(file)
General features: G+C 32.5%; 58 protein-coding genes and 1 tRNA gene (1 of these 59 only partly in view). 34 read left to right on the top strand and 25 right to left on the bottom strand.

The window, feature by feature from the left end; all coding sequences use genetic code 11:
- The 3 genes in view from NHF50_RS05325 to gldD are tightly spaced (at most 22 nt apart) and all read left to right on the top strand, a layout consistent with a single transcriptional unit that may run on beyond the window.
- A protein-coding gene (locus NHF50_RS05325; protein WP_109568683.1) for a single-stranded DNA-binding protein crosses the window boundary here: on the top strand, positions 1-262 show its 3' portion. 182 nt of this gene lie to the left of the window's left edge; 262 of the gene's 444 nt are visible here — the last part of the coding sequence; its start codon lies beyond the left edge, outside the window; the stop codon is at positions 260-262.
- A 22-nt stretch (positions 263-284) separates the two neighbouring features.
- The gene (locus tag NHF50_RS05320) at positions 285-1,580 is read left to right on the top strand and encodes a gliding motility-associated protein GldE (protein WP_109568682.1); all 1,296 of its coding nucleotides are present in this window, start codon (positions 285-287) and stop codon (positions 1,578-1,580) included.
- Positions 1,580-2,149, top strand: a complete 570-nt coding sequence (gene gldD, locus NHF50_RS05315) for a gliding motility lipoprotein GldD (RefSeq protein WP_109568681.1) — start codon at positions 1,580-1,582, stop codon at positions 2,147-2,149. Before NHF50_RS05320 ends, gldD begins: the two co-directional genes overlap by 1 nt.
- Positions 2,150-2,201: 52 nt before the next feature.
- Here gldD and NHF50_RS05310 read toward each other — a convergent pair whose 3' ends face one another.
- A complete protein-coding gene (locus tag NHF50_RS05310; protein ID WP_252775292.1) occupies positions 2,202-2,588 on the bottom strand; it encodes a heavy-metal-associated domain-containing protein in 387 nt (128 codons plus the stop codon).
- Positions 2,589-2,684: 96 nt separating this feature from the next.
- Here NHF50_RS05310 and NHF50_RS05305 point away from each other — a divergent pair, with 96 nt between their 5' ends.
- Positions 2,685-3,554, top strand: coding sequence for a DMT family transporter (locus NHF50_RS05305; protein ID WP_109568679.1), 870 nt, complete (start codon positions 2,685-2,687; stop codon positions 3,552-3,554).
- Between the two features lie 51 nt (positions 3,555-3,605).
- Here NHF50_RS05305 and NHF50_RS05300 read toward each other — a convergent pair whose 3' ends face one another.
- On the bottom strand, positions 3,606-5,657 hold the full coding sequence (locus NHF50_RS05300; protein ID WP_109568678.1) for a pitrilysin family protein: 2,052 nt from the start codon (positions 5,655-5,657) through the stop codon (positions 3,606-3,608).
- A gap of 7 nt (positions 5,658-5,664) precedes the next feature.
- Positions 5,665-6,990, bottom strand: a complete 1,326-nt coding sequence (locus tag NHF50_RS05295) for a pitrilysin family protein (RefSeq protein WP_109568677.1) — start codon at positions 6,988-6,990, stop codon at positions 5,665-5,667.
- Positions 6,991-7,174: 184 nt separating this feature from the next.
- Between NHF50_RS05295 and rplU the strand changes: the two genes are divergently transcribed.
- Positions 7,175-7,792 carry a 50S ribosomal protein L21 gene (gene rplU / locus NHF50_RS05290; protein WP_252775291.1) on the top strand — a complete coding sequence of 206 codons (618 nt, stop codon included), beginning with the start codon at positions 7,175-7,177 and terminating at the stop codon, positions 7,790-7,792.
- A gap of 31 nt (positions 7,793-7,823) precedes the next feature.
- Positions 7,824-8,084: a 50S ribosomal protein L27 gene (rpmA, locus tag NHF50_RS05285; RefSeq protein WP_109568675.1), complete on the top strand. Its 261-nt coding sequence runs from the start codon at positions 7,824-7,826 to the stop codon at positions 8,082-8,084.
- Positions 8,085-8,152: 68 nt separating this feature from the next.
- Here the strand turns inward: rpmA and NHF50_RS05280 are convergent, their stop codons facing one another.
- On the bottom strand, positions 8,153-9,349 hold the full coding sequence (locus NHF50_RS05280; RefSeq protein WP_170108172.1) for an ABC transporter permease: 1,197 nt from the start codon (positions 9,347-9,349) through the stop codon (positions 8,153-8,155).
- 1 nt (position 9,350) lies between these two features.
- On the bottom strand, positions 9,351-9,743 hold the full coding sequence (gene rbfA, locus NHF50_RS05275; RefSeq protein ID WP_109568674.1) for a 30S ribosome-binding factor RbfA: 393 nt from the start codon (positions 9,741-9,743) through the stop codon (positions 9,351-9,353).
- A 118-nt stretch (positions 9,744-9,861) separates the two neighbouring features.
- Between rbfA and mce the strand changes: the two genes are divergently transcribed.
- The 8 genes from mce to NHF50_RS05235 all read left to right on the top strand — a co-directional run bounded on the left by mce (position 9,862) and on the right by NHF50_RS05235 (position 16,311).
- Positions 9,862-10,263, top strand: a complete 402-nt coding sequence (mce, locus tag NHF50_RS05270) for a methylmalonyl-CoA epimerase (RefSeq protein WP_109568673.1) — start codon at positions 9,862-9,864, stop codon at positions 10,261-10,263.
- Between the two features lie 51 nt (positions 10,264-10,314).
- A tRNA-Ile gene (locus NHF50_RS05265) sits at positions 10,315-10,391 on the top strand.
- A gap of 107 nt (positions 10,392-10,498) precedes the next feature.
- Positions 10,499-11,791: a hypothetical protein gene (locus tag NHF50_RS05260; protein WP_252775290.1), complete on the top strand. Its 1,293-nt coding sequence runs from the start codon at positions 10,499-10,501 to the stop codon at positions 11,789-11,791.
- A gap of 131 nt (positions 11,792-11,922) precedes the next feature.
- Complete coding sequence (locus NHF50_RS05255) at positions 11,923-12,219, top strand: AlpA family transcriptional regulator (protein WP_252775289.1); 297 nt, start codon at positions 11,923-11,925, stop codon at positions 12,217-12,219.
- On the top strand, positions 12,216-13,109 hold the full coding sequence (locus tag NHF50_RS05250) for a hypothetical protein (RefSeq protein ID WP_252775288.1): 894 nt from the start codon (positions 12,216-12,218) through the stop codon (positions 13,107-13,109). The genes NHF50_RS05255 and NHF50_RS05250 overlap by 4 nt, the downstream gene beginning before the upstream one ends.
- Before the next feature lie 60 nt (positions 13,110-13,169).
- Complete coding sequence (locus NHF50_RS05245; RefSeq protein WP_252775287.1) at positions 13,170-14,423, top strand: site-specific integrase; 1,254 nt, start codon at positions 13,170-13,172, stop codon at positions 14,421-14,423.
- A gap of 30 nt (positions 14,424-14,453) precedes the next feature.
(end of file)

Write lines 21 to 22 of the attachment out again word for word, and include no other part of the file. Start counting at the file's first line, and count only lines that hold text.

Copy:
- Positions 7,175-7,792 carry a 50S ribosomal protein L21 gene (gene rplU / locus NHF50_RS05290; protein WP_252775291.1) on the top strand — a complete coding sequence of 206 codons (618 nt, stop codon included), beginning with the start codon at positions 7,175-7,177 and terminating at the stop codon, positions 7,790-7,792.
- A gap of 31 nt (positions 7,793-7,823) precedes the next feature.